Sitara Collections’ Hand-Knit Plush Toys Use Vegetable Dyes to Create Fun Playtime Pals

Industry: Gifts

Individually crafted by Indian artisans, plush toys are the newest addition to Sitara’s exclusive artisan gifts

Stamford, CT (PRUnderground) October 1st, 2014

Little ones love plush toys, and thanks to natural materials and pure vegetable dyes, our plush are a hit with parents as well.

Sitara Collections’ new line of hand-knit plush toys, designed and created by fair-trade artisans in India, is made from wool and cotton threads and uses only vegetable dyes to achieve their vibrant hues. This individual craftsmanship and natural variation in the vegetable dyes makes every Sitara plush toy as unique as their young recipient.

The collection currently includes thirteen different toys, from cuddly bears and bunnies to charming dolls and comical jokers.

“What I love about the plush line is that they’re feel-good toys,” says Sitara Collections founder Linda Singh. “Whether they have toddlers who put everything in their mouths or older kids who just want to snuggle up with the toys, parents can rest assured that natural vegetable dyes—rather than chemical dyes—are next to their kids’ skin.”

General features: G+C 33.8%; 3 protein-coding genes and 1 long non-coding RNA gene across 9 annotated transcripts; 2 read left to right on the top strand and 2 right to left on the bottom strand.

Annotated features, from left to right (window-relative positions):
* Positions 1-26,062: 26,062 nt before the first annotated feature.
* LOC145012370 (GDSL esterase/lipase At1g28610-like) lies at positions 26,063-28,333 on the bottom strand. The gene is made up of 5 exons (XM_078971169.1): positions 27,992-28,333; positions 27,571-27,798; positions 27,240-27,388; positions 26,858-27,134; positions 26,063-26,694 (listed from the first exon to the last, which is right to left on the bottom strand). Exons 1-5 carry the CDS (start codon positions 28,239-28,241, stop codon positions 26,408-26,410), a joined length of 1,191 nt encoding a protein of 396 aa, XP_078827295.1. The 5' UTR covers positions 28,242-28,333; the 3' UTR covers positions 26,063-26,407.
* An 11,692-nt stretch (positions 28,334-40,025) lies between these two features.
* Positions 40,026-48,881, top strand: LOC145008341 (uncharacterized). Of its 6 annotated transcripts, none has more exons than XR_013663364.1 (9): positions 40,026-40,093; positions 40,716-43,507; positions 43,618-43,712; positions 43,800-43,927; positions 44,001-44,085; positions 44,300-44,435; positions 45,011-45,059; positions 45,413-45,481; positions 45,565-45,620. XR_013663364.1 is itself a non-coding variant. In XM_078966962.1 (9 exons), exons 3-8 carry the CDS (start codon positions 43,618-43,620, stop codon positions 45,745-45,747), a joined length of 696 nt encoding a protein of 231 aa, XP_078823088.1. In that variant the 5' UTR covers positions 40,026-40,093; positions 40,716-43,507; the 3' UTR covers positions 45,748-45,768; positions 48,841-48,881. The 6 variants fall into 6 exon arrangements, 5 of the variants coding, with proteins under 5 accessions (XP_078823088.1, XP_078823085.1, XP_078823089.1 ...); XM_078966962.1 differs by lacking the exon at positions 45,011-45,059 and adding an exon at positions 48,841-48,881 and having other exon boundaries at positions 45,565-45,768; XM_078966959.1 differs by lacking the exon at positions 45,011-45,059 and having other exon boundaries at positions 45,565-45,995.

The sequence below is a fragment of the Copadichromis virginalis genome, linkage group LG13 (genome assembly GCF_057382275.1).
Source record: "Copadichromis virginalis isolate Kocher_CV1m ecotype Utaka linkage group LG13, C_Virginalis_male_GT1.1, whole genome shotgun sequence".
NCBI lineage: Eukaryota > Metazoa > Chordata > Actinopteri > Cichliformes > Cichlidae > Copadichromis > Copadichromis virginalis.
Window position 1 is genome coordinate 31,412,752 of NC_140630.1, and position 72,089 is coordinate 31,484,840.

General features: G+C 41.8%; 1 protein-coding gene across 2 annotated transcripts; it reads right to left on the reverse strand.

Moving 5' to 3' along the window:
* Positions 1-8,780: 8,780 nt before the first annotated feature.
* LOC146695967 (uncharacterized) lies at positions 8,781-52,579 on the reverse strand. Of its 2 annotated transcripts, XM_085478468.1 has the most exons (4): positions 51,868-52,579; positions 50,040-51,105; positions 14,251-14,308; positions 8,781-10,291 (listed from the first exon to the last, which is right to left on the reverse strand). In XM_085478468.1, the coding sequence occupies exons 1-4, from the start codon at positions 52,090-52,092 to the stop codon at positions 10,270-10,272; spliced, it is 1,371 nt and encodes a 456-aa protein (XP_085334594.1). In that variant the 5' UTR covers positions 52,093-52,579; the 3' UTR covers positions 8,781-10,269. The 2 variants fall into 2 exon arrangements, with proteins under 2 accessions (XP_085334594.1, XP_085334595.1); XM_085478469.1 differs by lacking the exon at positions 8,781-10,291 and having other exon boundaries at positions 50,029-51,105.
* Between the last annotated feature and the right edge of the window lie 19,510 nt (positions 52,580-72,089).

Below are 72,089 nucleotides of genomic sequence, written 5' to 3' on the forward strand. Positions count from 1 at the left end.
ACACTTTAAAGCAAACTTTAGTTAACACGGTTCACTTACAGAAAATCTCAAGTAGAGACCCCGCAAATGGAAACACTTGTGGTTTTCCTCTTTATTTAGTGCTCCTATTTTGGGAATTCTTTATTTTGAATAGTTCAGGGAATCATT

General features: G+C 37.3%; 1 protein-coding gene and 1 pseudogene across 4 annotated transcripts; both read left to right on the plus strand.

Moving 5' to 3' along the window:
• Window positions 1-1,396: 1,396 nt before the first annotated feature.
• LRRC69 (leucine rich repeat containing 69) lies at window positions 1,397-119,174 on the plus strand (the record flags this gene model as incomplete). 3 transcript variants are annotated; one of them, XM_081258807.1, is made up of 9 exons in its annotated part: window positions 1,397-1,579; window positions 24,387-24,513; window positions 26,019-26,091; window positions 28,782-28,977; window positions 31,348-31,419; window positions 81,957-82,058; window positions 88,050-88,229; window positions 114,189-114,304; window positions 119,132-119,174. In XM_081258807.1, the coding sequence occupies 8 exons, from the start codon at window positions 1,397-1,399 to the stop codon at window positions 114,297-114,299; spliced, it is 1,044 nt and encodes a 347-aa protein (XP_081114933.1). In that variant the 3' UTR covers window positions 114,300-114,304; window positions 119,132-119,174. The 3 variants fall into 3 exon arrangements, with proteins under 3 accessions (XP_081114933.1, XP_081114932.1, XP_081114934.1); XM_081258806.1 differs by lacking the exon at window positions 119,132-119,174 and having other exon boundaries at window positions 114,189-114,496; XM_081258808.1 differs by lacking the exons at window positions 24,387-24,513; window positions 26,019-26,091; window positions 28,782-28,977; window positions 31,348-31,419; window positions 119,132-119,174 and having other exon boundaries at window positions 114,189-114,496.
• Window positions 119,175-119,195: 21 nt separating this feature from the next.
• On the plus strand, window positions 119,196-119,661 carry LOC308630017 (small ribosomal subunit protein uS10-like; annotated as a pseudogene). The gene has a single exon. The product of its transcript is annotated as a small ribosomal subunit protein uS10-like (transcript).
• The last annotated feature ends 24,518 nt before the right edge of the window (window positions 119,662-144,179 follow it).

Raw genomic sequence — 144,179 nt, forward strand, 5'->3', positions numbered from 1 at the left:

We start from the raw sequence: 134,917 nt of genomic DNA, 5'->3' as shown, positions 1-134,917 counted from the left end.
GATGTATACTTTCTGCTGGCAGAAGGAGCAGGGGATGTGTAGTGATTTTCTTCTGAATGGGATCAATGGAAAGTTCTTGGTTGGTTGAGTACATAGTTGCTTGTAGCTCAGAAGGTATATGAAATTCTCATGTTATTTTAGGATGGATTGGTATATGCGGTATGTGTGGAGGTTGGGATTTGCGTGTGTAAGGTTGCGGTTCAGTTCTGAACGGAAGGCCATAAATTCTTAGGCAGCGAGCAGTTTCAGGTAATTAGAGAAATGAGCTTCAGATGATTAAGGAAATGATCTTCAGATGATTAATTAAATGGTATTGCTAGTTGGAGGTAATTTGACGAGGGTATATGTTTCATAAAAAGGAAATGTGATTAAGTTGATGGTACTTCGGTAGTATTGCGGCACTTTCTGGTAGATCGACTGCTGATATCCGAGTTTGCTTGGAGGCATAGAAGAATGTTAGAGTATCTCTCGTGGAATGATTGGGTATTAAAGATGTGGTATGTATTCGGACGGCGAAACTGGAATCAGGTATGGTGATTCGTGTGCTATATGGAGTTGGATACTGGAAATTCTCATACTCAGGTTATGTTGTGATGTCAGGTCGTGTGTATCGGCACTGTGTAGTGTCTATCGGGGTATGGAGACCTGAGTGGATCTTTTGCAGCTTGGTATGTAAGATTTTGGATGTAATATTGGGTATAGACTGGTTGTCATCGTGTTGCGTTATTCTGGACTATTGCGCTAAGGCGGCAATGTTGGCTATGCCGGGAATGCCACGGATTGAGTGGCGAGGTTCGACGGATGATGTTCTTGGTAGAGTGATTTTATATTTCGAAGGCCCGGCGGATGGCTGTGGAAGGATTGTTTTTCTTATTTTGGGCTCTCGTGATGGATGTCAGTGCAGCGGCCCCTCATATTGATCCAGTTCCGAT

Specializing in artisan-produced jewelry, home goods, and lifestyle accessories, Sitara Collections’ products align with consumer demand for unique items that are responsibly sourced and available at affordable price points. All of the high-quality products, made by hand using traditional craftsmanship, uphold the company’s mission of supporting local Indian artisans. In addition, a portion of net proceeds benefits a school in northern India.

Find the full line of plush toys at

About Sitara Collections

The Sitara Collections story starts in 2007 with a series of trips to India. There, founder Linda Singh met with artisans and small entrepreneurs working tirelessly to earn a living in rural villages. Singh decided to launch Sitara Collections to empower these artisans and their communities and to bring beautiful handcrafted items to the global marketplace. As a measure of her respect for the artisans and the country itself, Singh donates a portion of the net proceeds to the Sitara Foundation. The Foundation supports the SVV School in rural India, which was founded by Singh and her Indian-born husband, Vinay. For more information, visit

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Linda Singh

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